Now about the thermal design of the G5. I think it is great that Apple actually took the time to design a case to compensate for the heat load of the G5. My early Dual 2 rarely gets loud in summer and is even quieter in Winter when the house is cooler. I will guess that the Quads really benefit from the segregation and fan speed control.



    It will be interesting to see what is done with the new chips and the 'lower' thermal requirements. I would love to see high performance chips in the another passively cooled 'cube' / original mac design. Will it ever happen again?
  • Reply 167 of 300
    melgrossmelgross Posts: 33,585member
    Quote:

    Originally posted by zang

    [B]Protection from what? Aluminum and aluminum core cookware is aimed at the consumer market because it doesn't tarnish, it heats up quickly and it's lightweight. It is however, something you will rarely ever see a professional chef use on a cooktop. Anyone fresh out of culinary school will tell you that. I dare you to find me a professional chef who does use solid aluminum pans.



    My oh my, you don't know much about cooking, do you?



    Only the cheapest aluminum cookware is plain finish. Better quality mdels are anodized. Most high quality models, such as the All-Clad I have has a SS outer shell, a sandwitch of aluminum Aluminum, and an interior made up of SS again. Food acid, esp at high temps corrods aluminum, which is not considered to be healthy.



    http://206.210.90.92/ (All-Clad)



    Viking, Kitchenaid, etc, all have similar models.



    The All-Clad is the most popular line of cookware in restaurants.



    Copper is used on the most expensive models, but has not been shown to be better. Look to the reviews of pro level cookware in Cook's Illustrated, Fine Cooking, and elseware.



    Please don't make things up. People here know too much.





    Quote:

    If something conducts temperature change well, it works both directions. If it heats up fast, it will cool down fast. Aluminum doesn't break these rules of thermodynamics. It will not have the same kind of uniform temperature the way that Iron, Steel, Copper or other metals have.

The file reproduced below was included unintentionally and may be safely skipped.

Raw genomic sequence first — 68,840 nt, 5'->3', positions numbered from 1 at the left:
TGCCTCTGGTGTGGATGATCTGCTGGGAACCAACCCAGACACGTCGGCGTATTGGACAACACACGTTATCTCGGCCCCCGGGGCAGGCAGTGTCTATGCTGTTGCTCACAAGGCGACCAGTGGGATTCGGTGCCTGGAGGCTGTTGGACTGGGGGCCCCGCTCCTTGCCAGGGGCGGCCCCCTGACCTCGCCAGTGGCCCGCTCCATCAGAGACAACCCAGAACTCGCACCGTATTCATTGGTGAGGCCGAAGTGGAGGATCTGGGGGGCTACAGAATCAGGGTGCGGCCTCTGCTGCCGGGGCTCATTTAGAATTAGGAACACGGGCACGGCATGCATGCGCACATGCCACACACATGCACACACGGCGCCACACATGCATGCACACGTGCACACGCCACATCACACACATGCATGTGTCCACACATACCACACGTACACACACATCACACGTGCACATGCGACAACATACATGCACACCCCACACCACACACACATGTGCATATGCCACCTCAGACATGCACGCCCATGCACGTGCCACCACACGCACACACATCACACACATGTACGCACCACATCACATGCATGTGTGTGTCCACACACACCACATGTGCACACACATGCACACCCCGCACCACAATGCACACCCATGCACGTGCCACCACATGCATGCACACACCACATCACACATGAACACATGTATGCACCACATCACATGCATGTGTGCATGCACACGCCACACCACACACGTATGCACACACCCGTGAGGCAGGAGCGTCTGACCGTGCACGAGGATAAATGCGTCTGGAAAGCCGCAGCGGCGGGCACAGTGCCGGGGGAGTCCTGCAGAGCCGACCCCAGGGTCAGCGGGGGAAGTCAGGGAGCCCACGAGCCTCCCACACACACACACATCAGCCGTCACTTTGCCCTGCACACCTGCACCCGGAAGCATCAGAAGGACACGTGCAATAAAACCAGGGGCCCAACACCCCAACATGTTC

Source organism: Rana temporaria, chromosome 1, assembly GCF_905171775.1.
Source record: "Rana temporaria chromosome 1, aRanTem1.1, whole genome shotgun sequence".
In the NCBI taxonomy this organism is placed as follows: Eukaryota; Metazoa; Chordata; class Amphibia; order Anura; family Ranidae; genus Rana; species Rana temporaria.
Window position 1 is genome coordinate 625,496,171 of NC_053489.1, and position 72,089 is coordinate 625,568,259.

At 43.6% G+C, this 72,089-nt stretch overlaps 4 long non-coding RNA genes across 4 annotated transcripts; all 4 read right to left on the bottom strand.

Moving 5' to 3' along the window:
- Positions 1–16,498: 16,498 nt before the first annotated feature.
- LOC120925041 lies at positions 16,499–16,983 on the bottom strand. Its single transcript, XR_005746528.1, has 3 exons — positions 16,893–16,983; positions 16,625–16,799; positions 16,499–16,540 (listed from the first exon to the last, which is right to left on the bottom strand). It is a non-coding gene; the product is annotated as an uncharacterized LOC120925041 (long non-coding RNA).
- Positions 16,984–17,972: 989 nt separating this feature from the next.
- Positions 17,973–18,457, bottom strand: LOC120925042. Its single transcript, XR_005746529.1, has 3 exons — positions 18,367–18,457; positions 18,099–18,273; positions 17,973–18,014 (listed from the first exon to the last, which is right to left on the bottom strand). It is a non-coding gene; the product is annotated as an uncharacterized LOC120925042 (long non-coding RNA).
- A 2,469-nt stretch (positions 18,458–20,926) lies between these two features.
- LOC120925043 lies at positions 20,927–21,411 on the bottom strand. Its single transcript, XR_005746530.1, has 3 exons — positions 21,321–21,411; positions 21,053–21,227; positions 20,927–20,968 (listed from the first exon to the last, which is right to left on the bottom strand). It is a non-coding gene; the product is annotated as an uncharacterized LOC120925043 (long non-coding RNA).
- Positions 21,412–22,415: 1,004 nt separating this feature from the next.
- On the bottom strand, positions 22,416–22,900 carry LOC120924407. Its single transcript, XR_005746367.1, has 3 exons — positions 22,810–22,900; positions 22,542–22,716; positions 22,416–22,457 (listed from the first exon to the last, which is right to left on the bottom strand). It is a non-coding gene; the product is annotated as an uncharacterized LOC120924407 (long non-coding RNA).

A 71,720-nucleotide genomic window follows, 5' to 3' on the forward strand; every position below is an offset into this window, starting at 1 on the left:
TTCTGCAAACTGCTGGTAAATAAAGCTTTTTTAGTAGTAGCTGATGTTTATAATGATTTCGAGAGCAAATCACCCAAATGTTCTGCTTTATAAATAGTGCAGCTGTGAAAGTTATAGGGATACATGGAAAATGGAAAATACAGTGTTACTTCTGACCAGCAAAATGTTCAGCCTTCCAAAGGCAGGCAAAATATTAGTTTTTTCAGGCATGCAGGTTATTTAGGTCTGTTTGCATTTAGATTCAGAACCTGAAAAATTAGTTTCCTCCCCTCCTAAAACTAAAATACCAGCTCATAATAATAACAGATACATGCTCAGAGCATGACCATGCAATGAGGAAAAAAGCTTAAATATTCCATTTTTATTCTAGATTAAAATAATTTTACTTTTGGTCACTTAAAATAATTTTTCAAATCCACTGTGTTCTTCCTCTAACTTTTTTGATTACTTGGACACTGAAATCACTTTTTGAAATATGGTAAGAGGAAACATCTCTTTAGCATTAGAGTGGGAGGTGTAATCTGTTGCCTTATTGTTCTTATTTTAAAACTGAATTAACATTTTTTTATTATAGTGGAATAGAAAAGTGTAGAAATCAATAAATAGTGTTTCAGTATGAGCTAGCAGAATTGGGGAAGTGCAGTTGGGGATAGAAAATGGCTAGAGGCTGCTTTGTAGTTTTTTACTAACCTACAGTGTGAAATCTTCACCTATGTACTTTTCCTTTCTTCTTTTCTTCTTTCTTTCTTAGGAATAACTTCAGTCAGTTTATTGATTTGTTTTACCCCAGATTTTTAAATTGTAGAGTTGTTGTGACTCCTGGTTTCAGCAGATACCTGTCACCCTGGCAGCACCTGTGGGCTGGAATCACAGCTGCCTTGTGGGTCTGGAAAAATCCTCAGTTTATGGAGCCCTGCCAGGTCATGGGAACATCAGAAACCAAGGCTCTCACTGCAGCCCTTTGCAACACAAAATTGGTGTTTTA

And "uniformly heated" is debatable. It's much harder to get an accurate uniform heating of an aluminum pan. Aluminum does not retain heat as well as other metals; that's why it's used in heatsinks and the scourge of professional chefs.



    It's used because of the reasons I already gave.





    Quote:

    I did not say it was an insulator.



    Yes, I know, Jeff said it. I mentioned it in that post because we were talking about that subject.
  • Reply 168 of 300
    benzenebenzene Posts: 338member
    The reason I've always heard given for the avoidance of aluminum in professional cookware is that it's too good of a conductor, and that any hotspots in your burner/heating element translate into local hotspots in your cookware.

    Slightly poorer conductors will spread hotspots out more, using this same reasoning.
  • Reply 169 of 300
    melgrossmelgross Posts: 33,585member
    Quote:

    Originally posted by benzene

    The reason I've always heard given for the avoidance of aluminum in professional cookware is that it's too good of a conductor, and that any hotspots in your burner/heating element translate into local hotspots in your cookware.

    Slightly poorer conductors will spread hotspots out more, using this same reasoning.




    That's why All-Clad (get the name?) invented the wrap around sandwich 30 years ago. Now, all other manufacturers have copied it.



    It also depends upon the design itself. Good designs, such as All-Clad's, work very well. Some others, don't.



    The reasoning you give is simply wrong. SS is a poor conductor, and makes poor cookware. Just the opposite of what you said happens.



    If you think about it for a minute, you will see why. Poor conduction leads the spot above the flame to get hot, while the areas further away, stay relatively cool. Good conductivity allows that localized heat to spread out quickly, heating the cookware evenly.



    The proof is in the pudding, so to speak.
  • Reply 170 of 300
    benzenebenzene Posts: 338member
    Quote:

    Originally posted by melgross

    That's why All-Clad (get the name?) invented the wrap around sandwich 30 years ago. Now, all other manufacturers have copied it...



    ...The reasoning you give is simply wrong. SS is a poor conductor, and makes poor cookware. Just the opposite of what you said happens.



    If you think about it for a minute, you will see why. Poor conduction leads the spot above the flame to get hot, while the areas further away, stay relatively cool. Good conductivity allows that localized heat to spread out quickly, heating the cookware evenly.




    I understand that, and if you read my post that's exactly what I was saying. I wasn't implying that a poor conductor immediately meant superior cookware, but I was (in a roundabout way, admittedly) trying to reconcile the point that both metals have their uses in cookware, esp. when used correctly (a la the all-clad sandwich design):



    Aluminum is used for its conductivity and high specific heat, and stainless is used on the outside to start with an even heat (ref. my statement about uneven heating elements), and on the inside to prevent food contamination.



    When their properties are exploited correctly, you end up with a product superior over either isolated material.



    table of common metal specific heat capacities